In bed that night, Varga said he realized that he didn’t want to be what everyone else said he would be. He didn’t want to be worthless and without a future. Right then, he decided he was going to do whatever he had to do to be successful.

Chad credits putting his faith in the Lord as one of the reasons he was able to rise above the circumstances of his childhood and triumph over the disadvantaged beginnings of his life. He said there were times when his faith was all he had to get him through some of the darkest moments imaginable.

A caring teacher kept young Chad after school one day to ask what was going on at home after noticing several concerning things. At first, Chad resisted opening up, but when he realized the teacher genuinely cared, he let go and told him everything. The teacher placed a call to the authorities and soon after, custody of Chad and his sister was awarded to their father. Life improved drastically for Chad after that.

As his presentation wound down to a close, Varga spoke directly to all the young ladies in the audience, saying they needed to demand respect from the men in their lives.

“Young guys today think it’s cool to treat women like the guys on t.v. do,” Varga said.

He told a touching story of meeting a 14 year old girl named Erica. She was at a home for young girls who were pregnant or already had children. Unlike the other girls living there, Erica came from a wealthy family and had all the material possessions she could desire. She didn’t want to tell her story because she didn’t believe Chad cared. Once he convinced her to speak, he learned that not once did her parents ever tell her they loved her. She then latched on to the first man to say he loved her and ended up pregnant. When he left, she was utterly alone.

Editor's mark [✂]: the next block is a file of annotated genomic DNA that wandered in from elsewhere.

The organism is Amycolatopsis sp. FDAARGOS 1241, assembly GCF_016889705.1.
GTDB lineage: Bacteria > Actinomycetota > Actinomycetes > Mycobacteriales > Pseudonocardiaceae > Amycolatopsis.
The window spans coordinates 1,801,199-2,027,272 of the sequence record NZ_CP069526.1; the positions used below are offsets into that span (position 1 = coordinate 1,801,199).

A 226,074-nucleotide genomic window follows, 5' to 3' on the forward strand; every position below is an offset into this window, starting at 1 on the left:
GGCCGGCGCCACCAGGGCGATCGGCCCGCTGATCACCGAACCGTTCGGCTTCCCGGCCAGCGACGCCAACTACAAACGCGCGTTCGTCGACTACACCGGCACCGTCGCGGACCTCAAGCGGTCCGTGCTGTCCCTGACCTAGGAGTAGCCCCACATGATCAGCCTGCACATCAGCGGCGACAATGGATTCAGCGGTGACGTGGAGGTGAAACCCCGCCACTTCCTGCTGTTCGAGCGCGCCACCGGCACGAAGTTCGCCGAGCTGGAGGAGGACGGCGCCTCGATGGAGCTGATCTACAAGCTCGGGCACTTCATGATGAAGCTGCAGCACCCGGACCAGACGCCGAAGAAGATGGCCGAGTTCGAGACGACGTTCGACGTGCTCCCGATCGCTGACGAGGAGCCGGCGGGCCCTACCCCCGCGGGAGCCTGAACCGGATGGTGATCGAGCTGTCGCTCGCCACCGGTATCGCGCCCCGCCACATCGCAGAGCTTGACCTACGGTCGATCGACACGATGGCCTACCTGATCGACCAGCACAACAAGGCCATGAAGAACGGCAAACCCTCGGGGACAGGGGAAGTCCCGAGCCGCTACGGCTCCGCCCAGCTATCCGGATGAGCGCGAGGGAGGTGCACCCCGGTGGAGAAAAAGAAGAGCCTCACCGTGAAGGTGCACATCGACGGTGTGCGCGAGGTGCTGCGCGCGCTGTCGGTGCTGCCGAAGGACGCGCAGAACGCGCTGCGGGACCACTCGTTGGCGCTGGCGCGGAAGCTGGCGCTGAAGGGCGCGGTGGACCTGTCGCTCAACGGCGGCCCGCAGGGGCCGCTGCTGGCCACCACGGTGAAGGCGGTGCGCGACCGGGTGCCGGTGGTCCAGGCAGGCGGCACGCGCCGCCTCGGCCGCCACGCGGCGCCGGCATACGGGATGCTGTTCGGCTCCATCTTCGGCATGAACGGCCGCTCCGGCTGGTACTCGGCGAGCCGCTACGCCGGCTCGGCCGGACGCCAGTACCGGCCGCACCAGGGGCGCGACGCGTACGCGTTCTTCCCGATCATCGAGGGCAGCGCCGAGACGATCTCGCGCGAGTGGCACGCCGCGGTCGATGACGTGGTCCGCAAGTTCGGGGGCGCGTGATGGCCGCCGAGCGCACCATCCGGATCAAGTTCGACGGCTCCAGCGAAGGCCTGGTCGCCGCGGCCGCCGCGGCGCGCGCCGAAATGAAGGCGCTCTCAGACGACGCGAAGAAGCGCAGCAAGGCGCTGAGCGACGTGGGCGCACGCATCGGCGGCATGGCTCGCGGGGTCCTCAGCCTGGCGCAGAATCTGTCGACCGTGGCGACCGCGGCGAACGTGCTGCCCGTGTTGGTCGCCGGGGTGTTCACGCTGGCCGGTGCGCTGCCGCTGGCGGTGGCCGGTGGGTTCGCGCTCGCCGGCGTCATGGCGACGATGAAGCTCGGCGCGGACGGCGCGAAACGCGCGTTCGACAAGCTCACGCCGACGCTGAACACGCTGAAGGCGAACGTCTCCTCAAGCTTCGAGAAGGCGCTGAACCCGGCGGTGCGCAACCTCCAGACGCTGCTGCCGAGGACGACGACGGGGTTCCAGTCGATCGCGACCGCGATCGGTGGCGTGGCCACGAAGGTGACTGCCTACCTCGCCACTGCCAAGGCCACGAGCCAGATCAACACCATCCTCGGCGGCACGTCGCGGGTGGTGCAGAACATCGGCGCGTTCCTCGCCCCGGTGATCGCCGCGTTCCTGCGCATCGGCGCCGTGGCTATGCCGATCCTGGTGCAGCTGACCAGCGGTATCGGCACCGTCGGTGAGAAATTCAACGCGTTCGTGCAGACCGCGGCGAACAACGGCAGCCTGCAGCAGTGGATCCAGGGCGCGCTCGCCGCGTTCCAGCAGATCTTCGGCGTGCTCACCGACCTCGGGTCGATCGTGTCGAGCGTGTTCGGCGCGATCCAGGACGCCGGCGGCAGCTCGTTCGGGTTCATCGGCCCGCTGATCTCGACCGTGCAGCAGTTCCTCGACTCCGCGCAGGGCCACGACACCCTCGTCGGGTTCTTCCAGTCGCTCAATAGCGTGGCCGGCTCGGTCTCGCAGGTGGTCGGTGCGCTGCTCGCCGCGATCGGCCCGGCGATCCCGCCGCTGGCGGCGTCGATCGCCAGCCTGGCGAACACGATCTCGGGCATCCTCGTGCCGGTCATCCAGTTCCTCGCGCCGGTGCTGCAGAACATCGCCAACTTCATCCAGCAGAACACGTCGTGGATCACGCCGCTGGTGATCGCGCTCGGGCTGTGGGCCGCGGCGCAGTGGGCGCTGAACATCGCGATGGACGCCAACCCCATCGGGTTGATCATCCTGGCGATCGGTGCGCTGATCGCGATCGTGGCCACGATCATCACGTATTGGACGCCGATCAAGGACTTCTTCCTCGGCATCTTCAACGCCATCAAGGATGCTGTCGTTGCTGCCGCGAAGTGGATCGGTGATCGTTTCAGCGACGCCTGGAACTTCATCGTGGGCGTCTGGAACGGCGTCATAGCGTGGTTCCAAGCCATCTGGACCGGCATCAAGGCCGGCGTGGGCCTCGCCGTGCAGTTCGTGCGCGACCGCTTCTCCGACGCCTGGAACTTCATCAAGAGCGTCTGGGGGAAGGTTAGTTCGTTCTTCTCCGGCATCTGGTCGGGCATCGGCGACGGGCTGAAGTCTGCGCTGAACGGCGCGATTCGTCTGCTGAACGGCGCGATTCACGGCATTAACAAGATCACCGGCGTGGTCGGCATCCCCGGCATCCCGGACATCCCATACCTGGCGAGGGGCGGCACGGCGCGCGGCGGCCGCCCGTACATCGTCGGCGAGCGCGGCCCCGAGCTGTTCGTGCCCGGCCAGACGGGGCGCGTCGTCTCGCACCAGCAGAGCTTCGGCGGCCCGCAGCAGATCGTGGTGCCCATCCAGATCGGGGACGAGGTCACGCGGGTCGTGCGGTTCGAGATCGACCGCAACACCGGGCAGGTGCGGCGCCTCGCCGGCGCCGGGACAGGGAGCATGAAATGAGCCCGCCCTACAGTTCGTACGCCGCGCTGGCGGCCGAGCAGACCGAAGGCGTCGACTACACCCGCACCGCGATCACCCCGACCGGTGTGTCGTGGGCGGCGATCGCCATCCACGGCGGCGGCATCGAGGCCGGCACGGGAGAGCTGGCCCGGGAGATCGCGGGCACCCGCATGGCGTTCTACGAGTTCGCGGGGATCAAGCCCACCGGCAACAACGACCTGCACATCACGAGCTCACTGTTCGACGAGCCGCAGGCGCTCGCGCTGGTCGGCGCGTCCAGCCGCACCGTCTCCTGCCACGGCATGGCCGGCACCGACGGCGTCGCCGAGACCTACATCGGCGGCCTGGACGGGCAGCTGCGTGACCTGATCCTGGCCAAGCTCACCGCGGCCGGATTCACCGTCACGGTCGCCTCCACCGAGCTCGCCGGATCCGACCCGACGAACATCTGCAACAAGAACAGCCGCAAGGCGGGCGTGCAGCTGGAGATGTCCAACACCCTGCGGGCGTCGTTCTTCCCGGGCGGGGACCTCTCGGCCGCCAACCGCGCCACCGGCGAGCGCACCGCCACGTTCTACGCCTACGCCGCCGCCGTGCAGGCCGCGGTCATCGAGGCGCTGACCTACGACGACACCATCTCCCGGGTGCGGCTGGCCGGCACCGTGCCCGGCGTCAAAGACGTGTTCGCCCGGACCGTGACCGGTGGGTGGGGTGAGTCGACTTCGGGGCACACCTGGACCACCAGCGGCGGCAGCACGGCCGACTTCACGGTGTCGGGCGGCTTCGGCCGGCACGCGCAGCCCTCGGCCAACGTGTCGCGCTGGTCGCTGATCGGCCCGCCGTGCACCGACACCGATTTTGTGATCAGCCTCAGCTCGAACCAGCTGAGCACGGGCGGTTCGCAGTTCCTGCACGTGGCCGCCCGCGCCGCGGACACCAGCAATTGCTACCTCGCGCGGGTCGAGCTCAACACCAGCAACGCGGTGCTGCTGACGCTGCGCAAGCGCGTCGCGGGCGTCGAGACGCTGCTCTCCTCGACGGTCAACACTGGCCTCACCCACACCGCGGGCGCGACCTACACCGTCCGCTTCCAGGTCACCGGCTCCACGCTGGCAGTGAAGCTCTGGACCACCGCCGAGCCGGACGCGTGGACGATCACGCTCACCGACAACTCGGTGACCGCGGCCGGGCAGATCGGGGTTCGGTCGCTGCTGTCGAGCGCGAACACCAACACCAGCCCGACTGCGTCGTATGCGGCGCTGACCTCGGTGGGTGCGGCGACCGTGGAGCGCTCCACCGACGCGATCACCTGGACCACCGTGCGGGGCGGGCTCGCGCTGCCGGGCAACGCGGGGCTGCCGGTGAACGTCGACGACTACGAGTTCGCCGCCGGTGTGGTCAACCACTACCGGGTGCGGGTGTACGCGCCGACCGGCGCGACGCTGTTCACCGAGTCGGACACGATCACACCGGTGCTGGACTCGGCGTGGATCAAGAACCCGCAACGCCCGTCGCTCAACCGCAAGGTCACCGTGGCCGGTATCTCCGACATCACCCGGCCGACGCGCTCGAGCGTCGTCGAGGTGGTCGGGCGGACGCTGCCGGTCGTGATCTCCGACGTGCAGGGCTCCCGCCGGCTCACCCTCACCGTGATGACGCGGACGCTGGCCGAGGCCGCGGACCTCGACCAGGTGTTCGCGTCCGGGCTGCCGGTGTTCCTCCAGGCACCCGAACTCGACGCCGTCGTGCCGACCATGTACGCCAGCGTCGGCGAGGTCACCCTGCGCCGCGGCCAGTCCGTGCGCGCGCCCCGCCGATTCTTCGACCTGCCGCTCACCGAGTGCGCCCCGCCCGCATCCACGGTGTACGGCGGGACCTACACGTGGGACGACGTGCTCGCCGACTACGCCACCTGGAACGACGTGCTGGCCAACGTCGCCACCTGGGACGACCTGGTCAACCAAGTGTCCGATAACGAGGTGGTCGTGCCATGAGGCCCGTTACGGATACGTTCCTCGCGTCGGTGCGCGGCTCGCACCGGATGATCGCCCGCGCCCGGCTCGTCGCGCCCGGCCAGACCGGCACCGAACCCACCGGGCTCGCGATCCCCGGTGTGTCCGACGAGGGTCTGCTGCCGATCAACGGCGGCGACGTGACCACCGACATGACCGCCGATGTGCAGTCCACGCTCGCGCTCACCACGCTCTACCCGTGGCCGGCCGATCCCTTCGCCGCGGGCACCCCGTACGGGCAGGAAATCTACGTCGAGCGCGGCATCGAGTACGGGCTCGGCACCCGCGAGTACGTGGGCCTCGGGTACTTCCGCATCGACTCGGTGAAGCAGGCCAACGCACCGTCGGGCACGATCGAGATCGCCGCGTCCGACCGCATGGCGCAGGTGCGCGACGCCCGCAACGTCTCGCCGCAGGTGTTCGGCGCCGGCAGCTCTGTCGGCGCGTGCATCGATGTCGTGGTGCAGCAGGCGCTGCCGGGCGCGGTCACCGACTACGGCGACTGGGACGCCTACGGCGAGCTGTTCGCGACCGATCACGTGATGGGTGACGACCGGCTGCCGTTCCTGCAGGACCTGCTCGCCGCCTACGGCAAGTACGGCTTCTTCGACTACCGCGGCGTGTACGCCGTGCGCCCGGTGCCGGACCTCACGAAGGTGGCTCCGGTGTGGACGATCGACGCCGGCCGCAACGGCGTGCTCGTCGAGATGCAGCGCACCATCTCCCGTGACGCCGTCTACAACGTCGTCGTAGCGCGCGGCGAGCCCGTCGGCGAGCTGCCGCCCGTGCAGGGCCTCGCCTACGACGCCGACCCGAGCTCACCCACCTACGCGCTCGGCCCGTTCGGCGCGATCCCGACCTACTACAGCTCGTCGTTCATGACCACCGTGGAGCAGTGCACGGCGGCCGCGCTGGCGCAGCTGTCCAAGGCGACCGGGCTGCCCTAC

She asked Chad to tell her story when he spoke to other girls. “Tell them, ‘Ladies, if he love you, he will treat you with respect,’” Erica said.

Varga then asked everyone in the room who wanted to be successful to raise their hand. Every hand in the room rose. He took out $20 and asked everyone who wanted the money to raise their hand. The room was filled with raised hands. Varga again asked who wanted the money when NDHS student Lucas jumped up and grabbed it.

While the assembly laughed, Varga taught an important lesson. “I’m not advocating stealing by any means, but successful people don’t just raise their hands. They make their success happen. Every single one of you has great gifts, use them.”

At the end of his presentation, Varga spoke about his new book, Bounce: Down is Inevitable, Up is a Choice. The ending of the book, which details many of the stories from his childhood, was written by Chad’s mother, who he has since reconciled with now that she is sober. He said it wouldn’t be complete unless she finished it. The book, which will officially release later in November, will be tied in with Common Core standards for schools that wish to use it as an educational tool.

Varga received a standing ovation when he concluded his speech and the line of students wanting to speak to him directly stretched across the room. Several students were moved to tears and Chad took the time to comfort anyone he saw in distress. For many students, the time spent listening to Varga speak appears to have made a lasting impression.
- See more at: http://greensburgdailynews.com/features ... tcfOA.dpuf
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Re: Phantom NBA/ABA careers

Postby meej » Mon Nov 04, 2013 7:59 am

Chad Varga played for two season in the Spanish 2nd Division: http://competiciones.feb.es/estadistica ... 1872&med=0

He was a good player at that level, but you don't get multi-million contracts there.
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Phantom NBA/ABA careers: Robert Coyne

Postby rlee » Sat Mar 08, 2014 3:02 am

By Brock Laue
http://chsaanow.com/2014-03-01/denver-w ... ournament/

COLORADO SPRINGS — Denver West boys basketball had a tradition of producing great teams and players in the 1950s, 1960s, 1970s, and 1980s.

Robert Coyne played on a national championship team at Kansas in the 1980s and in the NBA. (APBR comment: Not so)